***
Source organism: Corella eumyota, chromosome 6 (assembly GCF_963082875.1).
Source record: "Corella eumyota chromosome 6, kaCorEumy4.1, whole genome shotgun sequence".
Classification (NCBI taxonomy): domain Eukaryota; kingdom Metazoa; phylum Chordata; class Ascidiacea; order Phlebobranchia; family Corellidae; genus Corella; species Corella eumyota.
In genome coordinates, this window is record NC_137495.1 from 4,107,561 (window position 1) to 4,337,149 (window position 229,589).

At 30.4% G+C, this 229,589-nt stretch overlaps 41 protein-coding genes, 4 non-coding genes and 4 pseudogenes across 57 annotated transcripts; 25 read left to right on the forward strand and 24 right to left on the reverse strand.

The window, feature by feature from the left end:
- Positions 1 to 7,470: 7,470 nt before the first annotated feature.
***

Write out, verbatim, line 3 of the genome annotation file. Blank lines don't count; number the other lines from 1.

Classification (NCBI taxonomy): domain Eukaryota; kingdom Metazoa; phylum Chordata; class Ascidiacea; order Phlebobranchia; family Corellidae; genus Corella; species Corella eumyota.